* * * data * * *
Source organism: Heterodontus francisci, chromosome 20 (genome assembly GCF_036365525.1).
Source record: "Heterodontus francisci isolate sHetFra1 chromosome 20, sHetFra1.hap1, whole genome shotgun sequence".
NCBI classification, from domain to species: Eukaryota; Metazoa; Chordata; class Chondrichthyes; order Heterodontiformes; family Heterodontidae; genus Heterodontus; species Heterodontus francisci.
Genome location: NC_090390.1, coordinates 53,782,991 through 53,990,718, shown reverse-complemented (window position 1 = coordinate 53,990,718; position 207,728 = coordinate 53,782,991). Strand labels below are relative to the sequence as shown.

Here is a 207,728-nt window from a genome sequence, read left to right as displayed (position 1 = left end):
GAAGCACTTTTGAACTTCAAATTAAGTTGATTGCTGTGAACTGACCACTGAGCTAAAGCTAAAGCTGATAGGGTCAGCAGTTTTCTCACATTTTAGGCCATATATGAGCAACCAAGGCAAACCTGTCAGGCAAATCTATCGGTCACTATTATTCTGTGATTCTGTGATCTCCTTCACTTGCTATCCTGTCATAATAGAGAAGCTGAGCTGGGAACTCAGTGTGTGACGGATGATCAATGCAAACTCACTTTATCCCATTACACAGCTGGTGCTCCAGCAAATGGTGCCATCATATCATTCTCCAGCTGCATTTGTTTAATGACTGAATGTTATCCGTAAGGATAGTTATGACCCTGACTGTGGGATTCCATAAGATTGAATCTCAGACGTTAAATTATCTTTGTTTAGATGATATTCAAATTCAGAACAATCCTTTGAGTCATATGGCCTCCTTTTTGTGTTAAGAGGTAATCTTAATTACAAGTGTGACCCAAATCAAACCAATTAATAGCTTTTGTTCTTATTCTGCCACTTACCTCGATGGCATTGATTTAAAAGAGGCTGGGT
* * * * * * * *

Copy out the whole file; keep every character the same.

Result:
Source organism: Heterodontus francisci, chromosome 20 (genome assembly GCF_036365525.1).
Source record: "Heterodontus francisci isolate sHetFra1 chromosome 20, sHetFra1.hap1, whole genome shotgun sequence".
NCBI classification, from domain to species: Eukaryota; Metazoa; Chordata; class Chondrichthyes; order Heterodontiformes; family Heterodontidae; genus Heterodontus; species Heterodontus francisci.
Genome location: NC_090390.1, coordinates 53,782,991 through 53,990,718, shown reverse-complemented (window position 1 = coordinate 53,990,718; position 207,728 = coordinate 53,782,991). Strand labels below are relative to the sequence as shown.

Here is a 207,728-nt window from a genome sequence, read left to right as displayed (position 1 = left end):
GAAGCACTTTTGAACTTCAAATTAAGTTGATTGCTGTGAACTGACCACTGAGCTAAAGCTAAAGCTGATAGGGTCAGCAGTTTTCTCACATTTTAGGCCATATATGAGCAACCAAGGCAAACCTGTCAGGCAAATCTATCGGTCACTATTATTCTGTGATTCTGTGATCTCCTTCACTTGCTATCCTGTCATAATAGAGAAGCTGAGCTGGGAACTCAGTGTGTGACGGATGATCAATGCAAACTCACTTTATCCCATTACACAGCTGGTGCTCCAGCAAATGGTGCCATCATATCATTCTCCAGCTGCATTTGTTTAATGACTGAATGTTATCCGTAAGGATAGTTATGACCCTGACTGTGGGATTCCATAAGATTGAATCTCAGACGTTAAATTATCTTTGTTTAGATGATATTCAAATTCAGAACAATCCTTTGAGTCATATGGCCTCCTTTTTGTGTTAAGAGGTAATCTTAATTACAAGTGTGACCCAAATCAAACCAATTAATAGCTTTTGTTCTTATTCTGCCACTTACCTCGATGGCATTGATTTAAAAGAGGCTGGGT